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Welcome to my Seed Starting 101 guide! The most exciting thing to me after the holidays, is getting ready for starting my seeds. Here in this series, Seed Starting 101, I will share the step by step the processes I use for many seeds I start indoors starting in Winter. Please let me know if you have any questions or need further clarification on anything.
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Before deciding on what seeds to grow, you need to start with a garden plan. There are many online tools to help you with this, or if you are like me, just sketch it out with pen and paper.
First and foremost, grow what your family will eat. If they hate Brussel sprouts, then don’t grow them. Really think about the food you currently eat. Do you eat pasta with red sauce once a week, once a month? Pizza sauce? Salsa?
I think about all of these as well as fresh eating, to determine how many tomatoes to grow. Basically I grow as many as I possibly can because I love tomatoes in all forms, and can up any that we don’t eat fresh, in some way shape or form.
If you are new to preserving food, the easiest way is in the freezer. See my article The Benefits of Freezing Your Tomato Harvest. Or dehydrating. Do you buy frozen veggies? Than grow them and freeze your own! And don’t forget to grow some extras for your friends or your family. I sell extra starts, so I can make a little extra money to cover my costs. See how I sell them here: How to Make Money Selling Plants at Home
Ideally, save most of your own seed from year to year. As the plants adapt to your soil and growing conditions, they become stronger plants, so that is the absolute best seed you can use. But if you haven’t saved your own seed, no worries. Something for you to think about later in the season.
Ask your gardening friends if they are up for swapping seeds, that is a great way for you both to save a little money. Or go in on a seed order together and then share! If you need to buy seeds, now is the time if you haven’t done so already. I like to shop for any seeds I am planning to buy, before the years end. Lots of them will sell out quick, so don’t wait too long to get your order in.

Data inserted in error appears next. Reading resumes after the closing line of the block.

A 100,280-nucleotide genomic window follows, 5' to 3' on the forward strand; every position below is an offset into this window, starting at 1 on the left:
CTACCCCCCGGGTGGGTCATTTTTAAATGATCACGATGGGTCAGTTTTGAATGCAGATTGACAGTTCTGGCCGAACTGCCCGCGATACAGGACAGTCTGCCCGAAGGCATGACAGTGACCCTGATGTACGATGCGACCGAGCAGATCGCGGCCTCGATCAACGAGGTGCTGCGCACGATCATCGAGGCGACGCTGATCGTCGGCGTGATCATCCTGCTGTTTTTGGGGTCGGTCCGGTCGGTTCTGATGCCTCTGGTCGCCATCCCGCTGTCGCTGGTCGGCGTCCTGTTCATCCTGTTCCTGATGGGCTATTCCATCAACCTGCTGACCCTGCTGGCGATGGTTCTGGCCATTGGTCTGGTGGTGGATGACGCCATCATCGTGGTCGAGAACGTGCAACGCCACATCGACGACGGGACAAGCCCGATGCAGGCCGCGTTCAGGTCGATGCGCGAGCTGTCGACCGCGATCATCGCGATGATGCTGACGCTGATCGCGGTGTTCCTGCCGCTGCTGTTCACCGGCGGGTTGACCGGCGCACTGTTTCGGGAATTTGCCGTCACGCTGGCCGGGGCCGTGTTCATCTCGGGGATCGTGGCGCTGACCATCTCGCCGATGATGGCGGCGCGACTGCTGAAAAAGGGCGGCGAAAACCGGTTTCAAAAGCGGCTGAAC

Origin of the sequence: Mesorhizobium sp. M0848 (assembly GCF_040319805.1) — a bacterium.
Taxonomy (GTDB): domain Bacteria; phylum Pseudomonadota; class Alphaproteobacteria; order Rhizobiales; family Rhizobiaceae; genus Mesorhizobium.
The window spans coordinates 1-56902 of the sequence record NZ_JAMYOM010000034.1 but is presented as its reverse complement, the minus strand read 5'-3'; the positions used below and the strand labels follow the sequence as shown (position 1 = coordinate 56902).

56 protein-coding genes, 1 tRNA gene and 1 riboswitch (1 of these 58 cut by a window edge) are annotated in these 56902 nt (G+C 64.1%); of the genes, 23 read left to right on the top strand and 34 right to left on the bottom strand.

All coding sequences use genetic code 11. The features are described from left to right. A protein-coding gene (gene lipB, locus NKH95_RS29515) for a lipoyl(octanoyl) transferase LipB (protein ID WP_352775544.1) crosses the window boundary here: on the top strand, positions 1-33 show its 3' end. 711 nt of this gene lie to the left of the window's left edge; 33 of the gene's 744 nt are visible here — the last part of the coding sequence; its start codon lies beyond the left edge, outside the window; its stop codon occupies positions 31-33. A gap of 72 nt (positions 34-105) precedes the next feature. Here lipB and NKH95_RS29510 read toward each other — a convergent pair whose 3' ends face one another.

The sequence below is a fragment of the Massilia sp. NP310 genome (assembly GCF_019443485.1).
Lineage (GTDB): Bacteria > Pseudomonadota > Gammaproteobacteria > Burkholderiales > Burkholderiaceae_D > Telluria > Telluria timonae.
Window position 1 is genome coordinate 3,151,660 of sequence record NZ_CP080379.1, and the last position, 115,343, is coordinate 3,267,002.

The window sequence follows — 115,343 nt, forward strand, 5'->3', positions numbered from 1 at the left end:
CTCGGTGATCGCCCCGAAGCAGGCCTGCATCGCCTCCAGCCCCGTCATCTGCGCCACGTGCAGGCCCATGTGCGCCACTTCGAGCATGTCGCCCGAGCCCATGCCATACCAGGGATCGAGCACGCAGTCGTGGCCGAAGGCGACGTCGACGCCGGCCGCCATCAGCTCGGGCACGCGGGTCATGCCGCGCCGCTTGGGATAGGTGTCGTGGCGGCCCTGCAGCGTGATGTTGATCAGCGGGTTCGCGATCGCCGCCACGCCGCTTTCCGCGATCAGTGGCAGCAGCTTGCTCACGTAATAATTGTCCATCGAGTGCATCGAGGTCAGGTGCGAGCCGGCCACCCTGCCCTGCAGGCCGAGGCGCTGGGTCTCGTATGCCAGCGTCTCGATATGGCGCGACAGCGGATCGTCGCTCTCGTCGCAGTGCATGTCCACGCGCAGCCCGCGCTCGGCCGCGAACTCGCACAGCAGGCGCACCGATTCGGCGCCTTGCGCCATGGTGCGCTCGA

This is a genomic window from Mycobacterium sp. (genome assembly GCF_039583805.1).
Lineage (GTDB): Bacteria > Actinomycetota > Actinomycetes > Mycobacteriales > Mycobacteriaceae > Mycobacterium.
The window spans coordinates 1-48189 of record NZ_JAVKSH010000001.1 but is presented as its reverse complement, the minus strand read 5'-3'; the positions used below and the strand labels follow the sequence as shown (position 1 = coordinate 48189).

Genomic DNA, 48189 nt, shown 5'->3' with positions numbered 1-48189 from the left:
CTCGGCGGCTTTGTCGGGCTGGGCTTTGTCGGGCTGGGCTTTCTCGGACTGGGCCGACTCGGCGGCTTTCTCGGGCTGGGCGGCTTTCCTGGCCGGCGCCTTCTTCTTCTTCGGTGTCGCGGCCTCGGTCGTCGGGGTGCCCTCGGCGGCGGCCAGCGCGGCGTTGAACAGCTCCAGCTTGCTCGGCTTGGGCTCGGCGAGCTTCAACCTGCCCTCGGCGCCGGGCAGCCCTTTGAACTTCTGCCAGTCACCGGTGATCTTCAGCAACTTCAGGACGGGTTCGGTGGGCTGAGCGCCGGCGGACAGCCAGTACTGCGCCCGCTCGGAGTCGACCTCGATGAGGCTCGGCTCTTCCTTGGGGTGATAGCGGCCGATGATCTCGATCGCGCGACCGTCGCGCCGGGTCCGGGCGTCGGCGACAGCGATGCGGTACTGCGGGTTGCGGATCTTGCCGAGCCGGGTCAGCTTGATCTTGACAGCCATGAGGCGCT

Some of the first things you will start by seed indoors, are onions, asparagus, artichokes, celery, peppers and tomatoes. So if you plan to grow any of these, get those seeds first. And don’t worry, you can always plant more if you acquire more seeds. Ask me how I know. My family would say I am a serious seed addict! You may want to also check out my How to Keep Your Seed Stash Organized article.
I actually consider the beginning of the new planting year, when my garlic goes in, in the fall. It is the first thing that I plant for the new year. I usually get it planted around the middle of October. It is one of the easiest thing to grow and keeps very well. If you didn’t get it in in the fall, you can still plant it in the spring. But planting it in the fall allows more time for them to grow which results in larger garlic heads.
Other things that can be planted before the end of the calendar year, are peppers, celery and onions. All of these will do fine if you plant them in December, you just have to be prepared to babysit the plants indoors if you don’t have a heated greenhouse. Not many people have the space in their homes to devote to seed starting to begin with, so starting this early, that is something you really need to think about. Do you have the space and the time to babysit the seedlings?
I prefer to start planting after the craziness of the holidays is over. I usually begin with onions. Other things you can start really early are celery, hot peppers, asparagus and artichokes. A little bit later, tomatoes and bell peppers and cold tolerant veggies. I hope you will follow along with my Seed Starting 101 series, and plant along with me! Home grown food is best!